The phrase “if only these walls could speak, think of the stories they could tell” is natural to consider when looking at a property which remains intact, although the people who built and lived in it are long gone. Now it may be possible to listen to those stories because a historical service in Nice, has begun writing studies on the history of private properties. This group (consisting primarily of archivists, historians and linguists) have been writing historical studies on homes and villas on the Côte d’Azur and may be set to expand elsewhere in France.
Robert Levitt, co-founder of Via Nissa and a historian of Provence explains that “there is a huge appetite from residential owners to learn the history of their homes”.
So many of the homes in France have a rich history, not just in the building itself and the architect but in the people who either owned or lived in them. Present owners are seduced to buy in property listings where there is a reference to a property’s history, but they don’t actually know much about their properties and the documentation knowledge of it is even rarer. Sometimes those properties and villas date from the feudal age, sometimes the belle époque and sometimes the roaring twenties.
“They all have a fascinating story to tell and we dig those stories out from the dusty archives. Whatever the age, once we start the process of recreating the past, it is very hard for a homeowner not want to know everything possible about their homes past.” The group is not shy about taking on older properties where mastery of paleography, the reading of ancient handwriting, or reading documents; in Latin, Old French or Provençal are required.
Levitt, who is a doctoral candidate in Medieval History at the Université de Lyon 2, works with a network of academics to decipher any kind of texts. Evgenia Mohkireva, a linguist on the Via Nissa team, also prepares the reports in several languages. “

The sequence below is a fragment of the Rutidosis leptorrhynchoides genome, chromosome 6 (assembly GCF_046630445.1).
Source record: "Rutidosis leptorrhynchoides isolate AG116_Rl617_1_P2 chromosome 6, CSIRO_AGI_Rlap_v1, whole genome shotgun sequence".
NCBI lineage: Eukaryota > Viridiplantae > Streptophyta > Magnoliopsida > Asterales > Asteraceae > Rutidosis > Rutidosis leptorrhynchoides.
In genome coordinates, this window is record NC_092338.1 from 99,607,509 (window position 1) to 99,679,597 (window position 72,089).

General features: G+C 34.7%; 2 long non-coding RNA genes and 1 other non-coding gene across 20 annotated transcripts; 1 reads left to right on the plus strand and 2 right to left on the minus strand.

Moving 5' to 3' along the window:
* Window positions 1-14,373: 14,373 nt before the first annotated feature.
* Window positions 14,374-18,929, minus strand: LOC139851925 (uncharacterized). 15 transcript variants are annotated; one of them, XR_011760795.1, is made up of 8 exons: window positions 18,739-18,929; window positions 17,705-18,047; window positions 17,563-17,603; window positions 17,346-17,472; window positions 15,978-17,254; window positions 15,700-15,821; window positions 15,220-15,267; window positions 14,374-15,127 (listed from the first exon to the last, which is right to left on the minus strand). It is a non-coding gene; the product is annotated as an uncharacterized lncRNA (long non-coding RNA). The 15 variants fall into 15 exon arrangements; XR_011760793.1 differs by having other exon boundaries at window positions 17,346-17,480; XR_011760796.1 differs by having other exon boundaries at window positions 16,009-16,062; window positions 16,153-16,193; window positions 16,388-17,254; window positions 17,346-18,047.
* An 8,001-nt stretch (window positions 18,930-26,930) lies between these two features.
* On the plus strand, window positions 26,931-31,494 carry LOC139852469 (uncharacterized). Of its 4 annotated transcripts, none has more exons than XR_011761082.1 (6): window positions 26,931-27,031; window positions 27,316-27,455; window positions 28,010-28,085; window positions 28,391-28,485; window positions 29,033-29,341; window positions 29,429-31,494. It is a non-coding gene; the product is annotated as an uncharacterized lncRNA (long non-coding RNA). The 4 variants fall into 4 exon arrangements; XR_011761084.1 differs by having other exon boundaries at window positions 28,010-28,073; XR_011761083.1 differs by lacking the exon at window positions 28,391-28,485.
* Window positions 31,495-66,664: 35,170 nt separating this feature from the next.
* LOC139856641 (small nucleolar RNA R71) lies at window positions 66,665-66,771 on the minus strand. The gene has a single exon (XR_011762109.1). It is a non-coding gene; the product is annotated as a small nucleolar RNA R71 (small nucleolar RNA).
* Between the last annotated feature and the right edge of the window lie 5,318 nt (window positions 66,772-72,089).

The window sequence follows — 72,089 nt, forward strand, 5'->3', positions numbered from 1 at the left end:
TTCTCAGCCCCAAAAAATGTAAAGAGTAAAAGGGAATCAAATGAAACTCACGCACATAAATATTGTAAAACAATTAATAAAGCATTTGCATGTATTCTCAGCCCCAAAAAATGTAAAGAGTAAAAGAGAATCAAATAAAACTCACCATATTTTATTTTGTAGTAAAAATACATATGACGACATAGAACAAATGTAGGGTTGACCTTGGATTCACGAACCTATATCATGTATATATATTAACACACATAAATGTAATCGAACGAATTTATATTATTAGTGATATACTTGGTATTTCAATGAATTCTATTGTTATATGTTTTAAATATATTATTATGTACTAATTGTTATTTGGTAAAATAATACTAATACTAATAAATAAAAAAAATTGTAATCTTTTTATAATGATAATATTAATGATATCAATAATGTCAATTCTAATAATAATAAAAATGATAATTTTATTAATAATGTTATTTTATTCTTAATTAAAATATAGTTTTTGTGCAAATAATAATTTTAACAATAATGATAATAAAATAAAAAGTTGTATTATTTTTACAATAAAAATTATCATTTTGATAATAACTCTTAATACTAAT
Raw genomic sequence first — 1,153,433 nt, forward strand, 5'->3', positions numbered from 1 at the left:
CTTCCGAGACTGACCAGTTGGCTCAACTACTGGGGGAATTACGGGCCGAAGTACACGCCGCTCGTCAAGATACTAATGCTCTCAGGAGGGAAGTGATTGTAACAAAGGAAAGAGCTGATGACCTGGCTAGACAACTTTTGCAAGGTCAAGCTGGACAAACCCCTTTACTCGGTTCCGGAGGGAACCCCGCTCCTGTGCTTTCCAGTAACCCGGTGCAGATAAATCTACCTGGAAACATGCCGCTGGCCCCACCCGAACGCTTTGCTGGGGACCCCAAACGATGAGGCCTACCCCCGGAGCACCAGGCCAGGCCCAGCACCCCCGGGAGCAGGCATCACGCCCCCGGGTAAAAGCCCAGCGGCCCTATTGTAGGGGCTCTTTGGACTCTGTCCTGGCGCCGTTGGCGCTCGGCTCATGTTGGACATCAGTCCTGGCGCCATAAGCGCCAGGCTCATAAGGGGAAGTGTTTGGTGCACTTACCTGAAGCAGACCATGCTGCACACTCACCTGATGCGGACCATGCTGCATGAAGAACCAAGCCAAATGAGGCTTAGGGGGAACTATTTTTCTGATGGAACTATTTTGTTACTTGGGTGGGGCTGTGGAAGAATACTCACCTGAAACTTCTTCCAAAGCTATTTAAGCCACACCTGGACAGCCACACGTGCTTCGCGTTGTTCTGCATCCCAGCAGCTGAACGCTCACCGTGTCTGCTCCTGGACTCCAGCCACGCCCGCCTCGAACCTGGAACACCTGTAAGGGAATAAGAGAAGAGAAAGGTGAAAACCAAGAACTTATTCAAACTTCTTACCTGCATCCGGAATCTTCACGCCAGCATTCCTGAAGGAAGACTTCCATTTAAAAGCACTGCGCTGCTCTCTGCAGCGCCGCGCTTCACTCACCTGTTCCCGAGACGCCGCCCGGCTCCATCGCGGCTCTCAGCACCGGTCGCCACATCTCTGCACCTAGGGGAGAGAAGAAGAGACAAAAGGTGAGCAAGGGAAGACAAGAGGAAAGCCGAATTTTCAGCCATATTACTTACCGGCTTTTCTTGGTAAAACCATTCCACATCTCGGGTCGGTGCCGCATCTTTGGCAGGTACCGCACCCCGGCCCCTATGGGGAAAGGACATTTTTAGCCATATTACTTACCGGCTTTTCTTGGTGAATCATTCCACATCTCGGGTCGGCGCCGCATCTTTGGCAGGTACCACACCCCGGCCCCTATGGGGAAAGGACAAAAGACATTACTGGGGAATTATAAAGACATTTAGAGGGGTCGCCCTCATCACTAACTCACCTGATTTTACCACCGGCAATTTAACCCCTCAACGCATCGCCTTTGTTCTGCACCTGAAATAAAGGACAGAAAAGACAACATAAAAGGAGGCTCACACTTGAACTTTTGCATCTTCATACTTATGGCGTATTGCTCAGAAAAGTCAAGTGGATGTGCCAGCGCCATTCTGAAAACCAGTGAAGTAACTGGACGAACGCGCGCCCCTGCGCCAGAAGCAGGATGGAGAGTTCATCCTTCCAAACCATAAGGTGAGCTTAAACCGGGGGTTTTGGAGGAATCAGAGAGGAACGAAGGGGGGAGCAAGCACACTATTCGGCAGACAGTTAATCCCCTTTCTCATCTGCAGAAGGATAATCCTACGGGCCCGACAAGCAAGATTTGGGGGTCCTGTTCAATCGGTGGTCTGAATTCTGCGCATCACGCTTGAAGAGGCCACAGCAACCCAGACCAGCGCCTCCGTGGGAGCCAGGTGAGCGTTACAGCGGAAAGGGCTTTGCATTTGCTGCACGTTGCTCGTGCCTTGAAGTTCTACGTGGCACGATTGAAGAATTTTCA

Typically our reports are bilingual because the owner may not be capable of easily reading a report in French, but French is important too because our expectation is that the reports will stay with the property, not for the individual owner. A documented historical report is a piece of history in itself and serves to increase the salability of a home. Right now, I am translating a report into Russian as we have seen an important increase in interest from Russian owners to learn their home’s background.”
The historical studies began by accident when one of the team was approached to perform a study as legal documentation on a jet ski storage shed. The city told the owner it had to be removed. As it turns out, the jet ski shed was built for Paris Singer, the American builder in the 1920s who developed both Palm Beach in Florida and St. Jean Cap Ferrat, near Nice.
They performed an analysis which fully reproduced the old title deeds which justified and documented the historical value, and the city backed down from their removal request. Alain Bottaro, the former archivist of the department of Alpes Maritimes explained that,
“The more we looked at the interest in the history of people’s properties, the more we realized that lots of homeowners are fascinated to learn not only the history of their property, but the history of all of the people who lived inside their home.
Very few individuals in France have the expertise to find and interpret the archival records and to find someone to perform this kind of study is increasingly difficult. It is not only time consuming, but requires an archivist’s knowledge of the types of records available and where to find them plus the historian’s analytical mind to ask the right questions for the search. Those who might have the background, don’t necessarily have the capability to write reports for a non-French speaking market.”
A group of cultural and historical professionals have come together to create, Via Nissa. They specialize in historical studies and selected visits in the French and Italian Rivieras. Visit them at www.vianissa.com or contact them through the form below.